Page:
In the early 1990s, from the dusty landscapes of far west Texas, there emerged a ragtag group of misfits, loners, screw-ups, and punks that desired to break free and create music unlike anything the region had seen.
Within this group of unlikely musical and cultural heroes were two talented kids, vocalist/lyricist Cedric Bixler-Zavala and guitarist Omar Rodriguez-Lopez, who didn’t set out to change music, a genre, or even anything. They were just bored with the status quo and sick of their hometown. But in their minds and hearts was a creative spark that was set to someday change the landscape of rock music.
In 1993, Bixler-Zavala and his childhood friend, guitarist Jim Ward, formed a band and named it At the Drive-In. Soon thereafter, Rodriguez-Lopez joined the group on lead guitar. Almost immediately, ATDI failed to find an audience pretty much anywhere – even in their hometown of El Paso, Texas, a sprawling metropolis of 600,000 people bordered by Ciudad Juarez, Mexico.
They played sparsely attended concerts at local high schools, bowling alleys, and studio apartments, rarely getting any appreciation or acclaim for their energetic, punk-rock efforts. ATDI put out three albums and/or EPs and went through numerous lineup changes before adding Paul Hinojos on bass and Tony Hajjar on drums.
ATDI was a blend of alternative rock, hardcore punk, and post-hardcore. The energy of the band was marvelous, with Bixler-Zavala doing somersaults on stage and prancing around like a maniac in between his high-tenor singing. By 1996, the band was slowly gaining popularity across the U.S., mostly due to the determination and perseverance of its members. In 1998, following a label change, ATDI started gaining momentum and released In/Casino/Out before embarking on a non-stop tour across America and, eventually, to Europe.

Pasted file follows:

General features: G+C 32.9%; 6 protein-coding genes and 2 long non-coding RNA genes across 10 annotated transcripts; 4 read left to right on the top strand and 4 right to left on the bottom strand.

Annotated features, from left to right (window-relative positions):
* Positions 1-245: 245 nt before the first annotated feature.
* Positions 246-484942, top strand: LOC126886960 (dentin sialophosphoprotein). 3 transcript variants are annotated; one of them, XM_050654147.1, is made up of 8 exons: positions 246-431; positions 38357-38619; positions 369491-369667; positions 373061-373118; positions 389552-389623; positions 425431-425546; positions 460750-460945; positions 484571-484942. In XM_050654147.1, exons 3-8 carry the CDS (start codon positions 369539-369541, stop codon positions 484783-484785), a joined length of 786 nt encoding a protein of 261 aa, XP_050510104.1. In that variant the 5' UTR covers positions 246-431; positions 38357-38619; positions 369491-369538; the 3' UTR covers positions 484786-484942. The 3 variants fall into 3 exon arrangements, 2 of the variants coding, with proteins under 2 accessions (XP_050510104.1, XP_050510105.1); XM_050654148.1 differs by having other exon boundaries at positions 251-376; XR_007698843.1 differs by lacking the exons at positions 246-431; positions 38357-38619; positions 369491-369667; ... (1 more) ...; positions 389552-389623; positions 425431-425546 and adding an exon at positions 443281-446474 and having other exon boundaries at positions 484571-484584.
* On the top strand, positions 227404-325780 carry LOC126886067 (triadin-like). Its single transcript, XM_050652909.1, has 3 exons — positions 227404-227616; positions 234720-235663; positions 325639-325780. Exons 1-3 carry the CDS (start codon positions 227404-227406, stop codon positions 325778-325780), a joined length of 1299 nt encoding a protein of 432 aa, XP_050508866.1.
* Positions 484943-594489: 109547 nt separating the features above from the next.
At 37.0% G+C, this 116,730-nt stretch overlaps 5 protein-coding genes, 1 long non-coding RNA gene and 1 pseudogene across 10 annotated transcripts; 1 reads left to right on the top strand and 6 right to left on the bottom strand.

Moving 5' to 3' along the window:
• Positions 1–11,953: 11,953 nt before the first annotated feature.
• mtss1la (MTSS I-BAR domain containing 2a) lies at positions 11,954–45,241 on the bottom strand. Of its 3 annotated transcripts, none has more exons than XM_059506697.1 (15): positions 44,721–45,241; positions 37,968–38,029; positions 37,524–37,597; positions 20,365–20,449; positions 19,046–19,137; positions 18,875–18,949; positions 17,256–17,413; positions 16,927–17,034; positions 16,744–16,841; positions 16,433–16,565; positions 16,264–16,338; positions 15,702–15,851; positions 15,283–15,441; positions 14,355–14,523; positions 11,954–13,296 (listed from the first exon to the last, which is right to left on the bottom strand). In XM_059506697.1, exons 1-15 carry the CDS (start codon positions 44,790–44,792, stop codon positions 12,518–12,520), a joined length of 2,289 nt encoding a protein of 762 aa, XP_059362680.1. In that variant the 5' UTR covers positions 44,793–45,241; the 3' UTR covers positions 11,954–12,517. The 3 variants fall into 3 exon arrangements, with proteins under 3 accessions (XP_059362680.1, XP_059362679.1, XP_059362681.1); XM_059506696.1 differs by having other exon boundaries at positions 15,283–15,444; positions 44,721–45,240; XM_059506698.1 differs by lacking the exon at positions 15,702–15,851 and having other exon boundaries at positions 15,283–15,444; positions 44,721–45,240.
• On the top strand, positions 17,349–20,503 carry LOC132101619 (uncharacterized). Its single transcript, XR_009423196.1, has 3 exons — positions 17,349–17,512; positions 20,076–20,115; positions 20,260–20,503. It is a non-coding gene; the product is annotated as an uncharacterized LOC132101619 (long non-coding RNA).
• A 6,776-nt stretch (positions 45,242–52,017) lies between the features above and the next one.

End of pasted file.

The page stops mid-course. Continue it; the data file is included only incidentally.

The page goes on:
Many in the mainstream media were slowly discovering ATDI’s brilliance, with publications and magazines gushing about the band’s raw on-stage energy and their musical abilities (one magazine even called them “the next Nirvana”). In January 2000, ATDI went to Malibu, California, to record their album Relationship of Command, which was destined to become a cult classic.
By this time, ATDI had finally hit the radio stations, and they were performing on national TV and on late night talk shows. They were developing a large following and were going as far as Japan and Australia to tour.
On November 12, 2000, during the tour, ATDI’s tour van was involved in a rollover crash. None of the band members were seriously hurt, but they were shaken up by the event. Meanwhile, the band members, especially Cedric and Omar, were growing weary of mainstream success and increasingly suspicious of the recording industry. They had an idea of being more progressive and genre-defying with their music, desiring a more ambitious and against-the-grain sound, a la Pink Floyd.
The band was exhausted by this point due to relentless touring, canceling several shows in Europe in early 2001. Cedric and Omar were slacking off during rehearsals and studio time, preferring to smoke crack or shoot up heroin with other friends rather than play the music that had brought them success.
In March 2001, mere weeks before another tour was set to start, ATDI broke up – or in their own words, they put the band on “indefinite hiatus.”
Cedric admittedly felt bad about the breakup. In the weeks and months that followed, he repeatedly placed the blame on himself in interviews, saying that he felt like ATDI was holding him back as a musician. Tony, Jim, and Paul liked the alternative rock sound, while Cedric and Omar wanted to pursue different genres and styles of rock. So, after a rocky road to semi-stardom, the members of ATDI went their separate ways….
(to be continued)